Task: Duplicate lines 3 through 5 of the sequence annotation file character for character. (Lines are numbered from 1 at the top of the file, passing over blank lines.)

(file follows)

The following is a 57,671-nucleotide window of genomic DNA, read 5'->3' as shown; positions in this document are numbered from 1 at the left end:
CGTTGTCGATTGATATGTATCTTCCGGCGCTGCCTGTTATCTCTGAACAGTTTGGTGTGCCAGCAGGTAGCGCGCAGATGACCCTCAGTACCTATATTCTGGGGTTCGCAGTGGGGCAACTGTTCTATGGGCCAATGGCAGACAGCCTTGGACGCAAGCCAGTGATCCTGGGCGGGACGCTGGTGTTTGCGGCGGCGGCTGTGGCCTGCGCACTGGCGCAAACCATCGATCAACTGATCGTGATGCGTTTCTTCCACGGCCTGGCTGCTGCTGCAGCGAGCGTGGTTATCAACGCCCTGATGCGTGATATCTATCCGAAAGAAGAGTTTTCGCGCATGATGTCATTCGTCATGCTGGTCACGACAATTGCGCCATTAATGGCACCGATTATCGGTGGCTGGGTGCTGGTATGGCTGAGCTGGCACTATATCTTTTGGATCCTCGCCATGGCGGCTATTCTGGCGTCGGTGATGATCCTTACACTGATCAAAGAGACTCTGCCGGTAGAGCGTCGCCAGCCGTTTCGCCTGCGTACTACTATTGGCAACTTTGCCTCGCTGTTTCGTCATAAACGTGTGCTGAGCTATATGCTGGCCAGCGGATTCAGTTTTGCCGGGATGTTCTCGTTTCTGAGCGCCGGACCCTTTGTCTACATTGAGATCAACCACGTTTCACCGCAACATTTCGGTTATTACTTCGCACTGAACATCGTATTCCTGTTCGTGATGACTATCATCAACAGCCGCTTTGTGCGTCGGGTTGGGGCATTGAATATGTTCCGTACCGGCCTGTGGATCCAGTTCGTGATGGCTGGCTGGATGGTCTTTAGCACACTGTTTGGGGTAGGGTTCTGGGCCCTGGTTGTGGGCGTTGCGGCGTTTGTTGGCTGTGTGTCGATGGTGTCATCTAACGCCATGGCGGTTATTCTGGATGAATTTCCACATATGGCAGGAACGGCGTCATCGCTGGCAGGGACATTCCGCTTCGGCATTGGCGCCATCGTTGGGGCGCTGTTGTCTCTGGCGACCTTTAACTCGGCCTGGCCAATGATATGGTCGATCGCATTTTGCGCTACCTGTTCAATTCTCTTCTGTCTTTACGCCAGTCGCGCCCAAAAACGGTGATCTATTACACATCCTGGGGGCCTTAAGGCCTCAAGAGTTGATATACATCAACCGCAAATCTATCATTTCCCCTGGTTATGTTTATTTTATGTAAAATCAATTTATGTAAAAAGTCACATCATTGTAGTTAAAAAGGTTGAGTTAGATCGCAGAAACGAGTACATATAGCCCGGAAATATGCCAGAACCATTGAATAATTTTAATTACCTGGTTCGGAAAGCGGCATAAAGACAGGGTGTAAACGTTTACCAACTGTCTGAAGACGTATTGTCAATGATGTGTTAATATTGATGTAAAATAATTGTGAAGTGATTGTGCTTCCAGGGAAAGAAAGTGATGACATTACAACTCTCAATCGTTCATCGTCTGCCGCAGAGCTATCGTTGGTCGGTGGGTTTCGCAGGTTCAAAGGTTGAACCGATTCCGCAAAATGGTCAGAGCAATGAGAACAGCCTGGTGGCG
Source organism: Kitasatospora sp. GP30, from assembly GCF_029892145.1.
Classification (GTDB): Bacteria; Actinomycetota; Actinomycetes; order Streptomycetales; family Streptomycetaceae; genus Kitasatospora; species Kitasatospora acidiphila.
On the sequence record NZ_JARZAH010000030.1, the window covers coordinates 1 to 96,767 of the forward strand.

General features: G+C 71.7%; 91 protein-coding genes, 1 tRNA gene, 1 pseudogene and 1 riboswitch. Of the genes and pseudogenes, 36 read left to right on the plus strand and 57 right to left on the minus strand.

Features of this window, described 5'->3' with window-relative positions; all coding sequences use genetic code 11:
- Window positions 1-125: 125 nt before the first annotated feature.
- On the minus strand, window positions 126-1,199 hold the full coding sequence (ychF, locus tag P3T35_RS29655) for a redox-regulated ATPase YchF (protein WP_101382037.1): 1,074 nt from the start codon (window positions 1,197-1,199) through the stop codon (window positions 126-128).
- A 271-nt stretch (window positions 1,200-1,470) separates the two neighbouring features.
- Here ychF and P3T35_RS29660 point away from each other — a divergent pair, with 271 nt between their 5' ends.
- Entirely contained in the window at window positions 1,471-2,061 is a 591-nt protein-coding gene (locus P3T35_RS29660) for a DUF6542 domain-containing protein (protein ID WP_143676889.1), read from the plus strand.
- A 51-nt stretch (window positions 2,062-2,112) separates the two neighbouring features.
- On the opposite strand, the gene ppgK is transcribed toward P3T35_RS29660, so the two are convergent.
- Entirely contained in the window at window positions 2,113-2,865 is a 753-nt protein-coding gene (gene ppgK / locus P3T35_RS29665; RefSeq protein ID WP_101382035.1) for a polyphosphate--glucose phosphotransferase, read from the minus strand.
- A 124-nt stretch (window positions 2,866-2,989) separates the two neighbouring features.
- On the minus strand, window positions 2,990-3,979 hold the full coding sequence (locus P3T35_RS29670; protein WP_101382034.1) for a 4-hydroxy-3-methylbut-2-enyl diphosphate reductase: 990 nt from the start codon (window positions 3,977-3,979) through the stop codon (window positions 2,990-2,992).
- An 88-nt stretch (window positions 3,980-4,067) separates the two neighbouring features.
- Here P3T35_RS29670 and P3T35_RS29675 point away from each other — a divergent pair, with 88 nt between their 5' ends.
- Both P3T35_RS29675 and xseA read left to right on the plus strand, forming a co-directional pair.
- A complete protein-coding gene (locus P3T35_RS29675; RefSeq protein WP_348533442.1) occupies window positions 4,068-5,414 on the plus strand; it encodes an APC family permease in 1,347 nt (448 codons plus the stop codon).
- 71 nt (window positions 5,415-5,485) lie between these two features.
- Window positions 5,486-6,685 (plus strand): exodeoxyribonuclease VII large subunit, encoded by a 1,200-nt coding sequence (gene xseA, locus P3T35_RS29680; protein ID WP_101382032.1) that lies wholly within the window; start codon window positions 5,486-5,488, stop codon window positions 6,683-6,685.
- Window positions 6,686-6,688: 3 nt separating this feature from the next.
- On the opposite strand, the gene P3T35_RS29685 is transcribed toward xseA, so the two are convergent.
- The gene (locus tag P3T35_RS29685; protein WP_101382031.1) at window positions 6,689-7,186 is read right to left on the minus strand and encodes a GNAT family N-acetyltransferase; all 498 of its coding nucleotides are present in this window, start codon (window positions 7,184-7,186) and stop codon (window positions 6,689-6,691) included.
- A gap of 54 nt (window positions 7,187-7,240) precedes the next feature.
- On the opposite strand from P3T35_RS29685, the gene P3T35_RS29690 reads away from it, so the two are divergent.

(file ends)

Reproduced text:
Source organism: Kitasatospora sp. GP30, from assembly GCF_029892145.1.
Classification (GTDB): Bacteria; Actinomycetota; Actinomycetes; order Streptomycetales; family Streptomycetaceae; genus Kitasatospora; species Kitasatospora acidiphila.
On the sequence record NZ_JARZAH010000030.1, the window covers coordinates 1 to 96,767 of the forward strand.